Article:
Consumerism is not like food and water, shelter, and attachment—it’s not a requirement of the human condition. And consumerism is not something all cultures aspire to. It’s a social phenomenon whose complex roots can be traced back centuries with the creation of financial markets and the beginnings of using those markets to measure a society’s health.
Some cultures—especially Western ones—have developed over the millennia a set of ideals that equate a larger number or “higher quality” of material goods with heightened social status. We built our cultures on this belief system, and, thanks to the industrial and technological revolutions, we now have the ability to feed into the social construct of “possessions = status” like never before.
If we want to change this, we need a major cultural shift. We need to commit to being more thoughtful about what truly adds value to our lives. We need to change the metrics that define success, at the personal, national, and even international levels. The scary thing is—and I haven’t the foggiest idea how to approach this problem—is that if we were actually able to attain a cultural shift of the magnitude required to make a difference to our planet, it would put millions of people out of work. Our insatiable consumption is how a massive percentage of the world’s population remains employed (though, to be fair, many are working in horrible conditions for poverty-level wages). I don’t know how we would mitigate problems like these. But it is clear that the trajectory we are currently following is not a sustainable one.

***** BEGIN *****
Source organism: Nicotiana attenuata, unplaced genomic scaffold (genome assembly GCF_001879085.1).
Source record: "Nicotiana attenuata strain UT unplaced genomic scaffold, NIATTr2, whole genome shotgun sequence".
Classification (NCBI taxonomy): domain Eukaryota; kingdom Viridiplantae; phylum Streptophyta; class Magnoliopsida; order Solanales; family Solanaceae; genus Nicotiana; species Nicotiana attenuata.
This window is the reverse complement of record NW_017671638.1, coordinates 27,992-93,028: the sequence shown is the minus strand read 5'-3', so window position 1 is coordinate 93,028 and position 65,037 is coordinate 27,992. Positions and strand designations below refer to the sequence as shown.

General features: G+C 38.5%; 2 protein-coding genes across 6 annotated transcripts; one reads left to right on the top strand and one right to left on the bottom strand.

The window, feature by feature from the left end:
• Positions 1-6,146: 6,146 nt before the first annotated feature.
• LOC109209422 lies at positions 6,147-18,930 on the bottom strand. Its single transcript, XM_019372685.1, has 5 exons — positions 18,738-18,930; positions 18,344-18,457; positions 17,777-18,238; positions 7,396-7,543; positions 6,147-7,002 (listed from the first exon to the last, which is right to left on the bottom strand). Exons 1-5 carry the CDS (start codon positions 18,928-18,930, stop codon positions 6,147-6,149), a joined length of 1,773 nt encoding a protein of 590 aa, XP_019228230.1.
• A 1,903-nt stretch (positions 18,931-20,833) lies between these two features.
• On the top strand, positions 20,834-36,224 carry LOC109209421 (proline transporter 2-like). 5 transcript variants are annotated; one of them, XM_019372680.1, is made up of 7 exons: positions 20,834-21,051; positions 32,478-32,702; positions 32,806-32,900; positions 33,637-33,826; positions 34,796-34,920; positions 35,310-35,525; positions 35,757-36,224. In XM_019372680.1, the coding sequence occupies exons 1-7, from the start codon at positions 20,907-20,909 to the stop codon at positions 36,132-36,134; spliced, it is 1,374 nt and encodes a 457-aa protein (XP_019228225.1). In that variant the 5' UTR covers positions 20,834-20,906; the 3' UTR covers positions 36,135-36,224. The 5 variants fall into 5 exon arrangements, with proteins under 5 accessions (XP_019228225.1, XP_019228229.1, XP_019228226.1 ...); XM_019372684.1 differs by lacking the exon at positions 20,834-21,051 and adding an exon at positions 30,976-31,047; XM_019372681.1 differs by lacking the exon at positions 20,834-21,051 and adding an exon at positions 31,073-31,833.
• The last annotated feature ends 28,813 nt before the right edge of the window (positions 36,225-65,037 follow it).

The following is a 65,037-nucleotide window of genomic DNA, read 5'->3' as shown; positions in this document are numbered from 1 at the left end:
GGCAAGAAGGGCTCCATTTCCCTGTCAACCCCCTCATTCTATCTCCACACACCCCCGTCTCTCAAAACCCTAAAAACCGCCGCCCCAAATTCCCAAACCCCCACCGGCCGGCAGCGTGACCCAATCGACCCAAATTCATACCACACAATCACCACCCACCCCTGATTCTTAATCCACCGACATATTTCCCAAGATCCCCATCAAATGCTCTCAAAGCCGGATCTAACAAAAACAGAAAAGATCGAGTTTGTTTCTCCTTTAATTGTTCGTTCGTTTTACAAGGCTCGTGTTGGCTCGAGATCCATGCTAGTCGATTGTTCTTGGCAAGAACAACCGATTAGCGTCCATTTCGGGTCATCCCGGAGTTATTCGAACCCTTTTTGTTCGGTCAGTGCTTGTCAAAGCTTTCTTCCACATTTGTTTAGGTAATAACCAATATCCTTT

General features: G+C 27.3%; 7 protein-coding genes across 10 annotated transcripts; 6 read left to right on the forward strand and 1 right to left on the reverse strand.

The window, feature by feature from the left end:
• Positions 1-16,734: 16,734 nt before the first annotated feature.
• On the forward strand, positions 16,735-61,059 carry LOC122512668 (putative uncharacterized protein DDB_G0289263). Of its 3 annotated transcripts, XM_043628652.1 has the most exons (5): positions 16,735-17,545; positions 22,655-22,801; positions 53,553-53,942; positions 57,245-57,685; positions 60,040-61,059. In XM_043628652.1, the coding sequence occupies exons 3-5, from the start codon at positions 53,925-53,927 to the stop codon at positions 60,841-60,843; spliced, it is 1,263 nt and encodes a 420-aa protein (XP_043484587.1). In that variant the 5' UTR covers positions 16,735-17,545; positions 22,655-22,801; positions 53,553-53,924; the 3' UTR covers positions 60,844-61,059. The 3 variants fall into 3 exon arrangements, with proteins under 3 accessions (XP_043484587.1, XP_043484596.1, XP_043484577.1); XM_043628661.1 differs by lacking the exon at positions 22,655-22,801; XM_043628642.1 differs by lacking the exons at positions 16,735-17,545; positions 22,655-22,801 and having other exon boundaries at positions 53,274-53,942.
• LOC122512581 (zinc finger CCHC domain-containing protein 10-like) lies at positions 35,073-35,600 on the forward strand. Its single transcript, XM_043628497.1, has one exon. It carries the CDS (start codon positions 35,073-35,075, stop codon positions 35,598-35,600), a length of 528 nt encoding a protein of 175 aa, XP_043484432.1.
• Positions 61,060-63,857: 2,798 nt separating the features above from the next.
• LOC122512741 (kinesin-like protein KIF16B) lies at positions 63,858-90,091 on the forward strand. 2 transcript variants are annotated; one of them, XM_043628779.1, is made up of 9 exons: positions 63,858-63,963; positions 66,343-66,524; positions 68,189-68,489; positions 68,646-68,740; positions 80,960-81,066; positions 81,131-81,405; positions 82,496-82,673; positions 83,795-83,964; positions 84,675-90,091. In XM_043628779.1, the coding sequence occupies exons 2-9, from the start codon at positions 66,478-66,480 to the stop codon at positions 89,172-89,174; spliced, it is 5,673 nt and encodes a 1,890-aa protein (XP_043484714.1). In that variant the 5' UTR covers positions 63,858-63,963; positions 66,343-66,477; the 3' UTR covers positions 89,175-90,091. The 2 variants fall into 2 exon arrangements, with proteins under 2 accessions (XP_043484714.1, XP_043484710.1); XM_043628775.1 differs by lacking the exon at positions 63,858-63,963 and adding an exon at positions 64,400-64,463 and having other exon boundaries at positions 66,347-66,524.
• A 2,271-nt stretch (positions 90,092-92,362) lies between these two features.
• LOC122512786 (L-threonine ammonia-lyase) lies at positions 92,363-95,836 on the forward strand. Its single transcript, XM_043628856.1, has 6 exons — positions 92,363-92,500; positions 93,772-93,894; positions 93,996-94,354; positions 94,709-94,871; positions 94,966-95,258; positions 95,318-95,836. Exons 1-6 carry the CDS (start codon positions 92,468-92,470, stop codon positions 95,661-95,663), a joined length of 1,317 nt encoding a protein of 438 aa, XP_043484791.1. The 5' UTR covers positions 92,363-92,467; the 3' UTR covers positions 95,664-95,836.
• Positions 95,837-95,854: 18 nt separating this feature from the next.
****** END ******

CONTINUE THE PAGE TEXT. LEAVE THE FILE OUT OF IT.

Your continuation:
Even if we can’t make large-scale changes, one thing each of us can do is be more aware of our personal consumption as well as the lessons about materialism we teach our children.
Avoid bottled water.
Buy used whenever possible—clothes, furniture, cars.
Don’t wait until your house is overrun with clutter to ask yourself whether the things you possess “spark joy.” The time to ask is when you’re in the aisle of your favorite store eyeballing another pair of seasonal throw pillows you know damn well you don’t need and are only usable two months out of the year anyway.
One way or another, we have to change. We can do it now, or our grandchildren and great grandchildren will be forced to do it by a planet that is choking on all the stuff we foolishly believed would make us happy.
This article was originally published on